CARACAS (Reuters) - A recording released by Venezuela’s opposition purportedly revealing graft and conspiracy in the ruling Socialist Party has stirred a new political storm in the OPEC nation’s already traumatic transition after the death of Hugo Chavez.
Opposition leaders on Monday played an hourlong, expletive-laced diatribe in which a man identified as powerful state TV commentator Mario Silva lambastes party heavyweight Diosdado Cabello.
They said Silva was talking to a Cuban intelligence officer.
Silva, whose close links to the late Chavez have led many to see him as more powerful than some cabinet ministers, did not deny it was his voice but said the recording had been manipulated by Israeli intelligence and the CIA.
“I categorically reject this set-up,” he said.
Cabello, who heads Congress and is seen by many Venezuelans as a possible rival to recently-elected President Nicolas Maduro, called the recording a “media show” and urged unity within government ranks.
The comments have fed into months of opposition theories of a furious power struggle within the disparate “Chavismo” coalition that the late Chavez controlled with an iron grip during his 14-year-rule.
“The only way to get rid of Diosdado is to demonstrate that he is corrupt and is corrupting everyone else, and to show proof that (Chavez) knew about it,” said the man on the recording, which sounded like Silva’s familiar, gruff voice.
He said Cabello controls intelligence agencies and was using the tax agency and the currency control board to acquire “financing.”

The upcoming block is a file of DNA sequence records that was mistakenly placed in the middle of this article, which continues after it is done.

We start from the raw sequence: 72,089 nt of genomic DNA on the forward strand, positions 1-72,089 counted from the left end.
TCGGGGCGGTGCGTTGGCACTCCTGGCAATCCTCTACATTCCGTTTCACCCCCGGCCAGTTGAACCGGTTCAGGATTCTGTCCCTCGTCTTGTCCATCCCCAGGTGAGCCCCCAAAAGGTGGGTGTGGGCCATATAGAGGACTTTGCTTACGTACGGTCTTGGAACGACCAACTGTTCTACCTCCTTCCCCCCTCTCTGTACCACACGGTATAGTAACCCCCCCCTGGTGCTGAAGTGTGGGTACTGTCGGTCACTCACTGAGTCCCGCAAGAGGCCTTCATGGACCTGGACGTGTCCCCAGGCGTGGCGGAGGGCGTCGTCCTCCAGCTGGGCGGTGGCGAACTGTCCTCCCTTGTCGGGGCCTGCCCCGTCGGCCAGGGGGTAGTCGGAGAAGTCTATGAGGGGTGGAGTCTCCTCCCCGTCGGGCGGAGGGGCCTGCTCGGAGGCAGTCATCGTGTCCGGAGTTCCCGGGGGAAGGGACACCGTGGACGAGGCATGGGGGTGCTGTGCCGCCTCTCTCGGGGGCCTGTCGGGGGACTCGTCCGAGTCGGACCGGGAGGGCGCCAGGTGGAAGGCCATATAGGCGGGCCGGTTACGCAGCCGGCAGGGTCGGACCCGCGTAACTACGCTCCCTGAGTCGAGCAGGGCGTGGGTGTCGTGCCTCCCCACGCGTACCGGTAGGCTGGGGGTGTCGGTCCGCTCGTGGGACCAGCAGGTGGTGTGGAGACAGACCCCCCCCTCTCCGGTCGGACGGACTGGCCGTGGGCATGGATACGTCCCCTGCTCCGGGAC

“He wants to take control of the Armed Forces and force Maduro to do what they want or they will stage a coup,” said the man in the recording. He was speaking with a person named Palacios, whom the opposition identified as a Cuban intelligence officer.
Silva, a friend of the late Chavez, runs a late-night talk-show that has a near-cult following among government supporters.
In a statement, he said foreign intelligence services had fabricated the tape by editing actual conversations obtained through recordings made by aircraft being flown over his office. He said he was temporarily suspending his program for health reasons.
Cabello is a key power broker, with strong ties to the military. “No matter what they do, they will never be able to divide those are who truly dedicated to ‘Chavismo,'” he said as Venezuelans picked over the recording.
The legislators who presented the recording said it was destined for Cuban President Raul Castro, whose government receives generous assistance in the form of subsidized oil.
“It’s evident who Maduro answers to ... the Castros!” tweeted opposition leader Henrique Capriles, who narrowly lost to Maduro in April presidential elections, referring to the Cuban president and his brother and predecessor Fidel Castro.
The late Chavez was adored by millions of poor Venezuelans for his social spending programs and bombastic nationalism that vowed to battle U.S. intervention in Latin America.
He named Maduro as successor in December, just before he underwent a fourth and final cancer operation following a two-year battle with the disease.
He died on March 5, triggering a new vote in April that Maduro won by just 1.5 percentage points - a weak showing compared to Chavez’s double-digit ballot-box victories.
The man in the recording appeared to suggest that computer hackers had taken over the elections council systems to lower the margin of Maduro’s victory.
“We need to control (Cabello‘s) sources of financing,” he told Palacios, adding that if Cabello takes control of state oil giant PDVSA “we’re screwed.”
In his alleged comments, Silva attacked a range of top government figures including the first lady, Cilia Flores, whom he accused of putting a group of “vampires” in charge of state TV and letting them “steal all the cash they could.”
Silva’s show features vitriolic attacks on opposition figures and has at times broadcast wire-tapped phone conversations that reveal embarrassing information about government critics.
Chavez supporters have for years faithfully watched the program, which is broadcast at 11 p.m. in part because of Silva’s notoriously crude vocabulary.
Additional reporting by Mario Naranjo; Editing by Andrew Cawthorne and Andrew Hay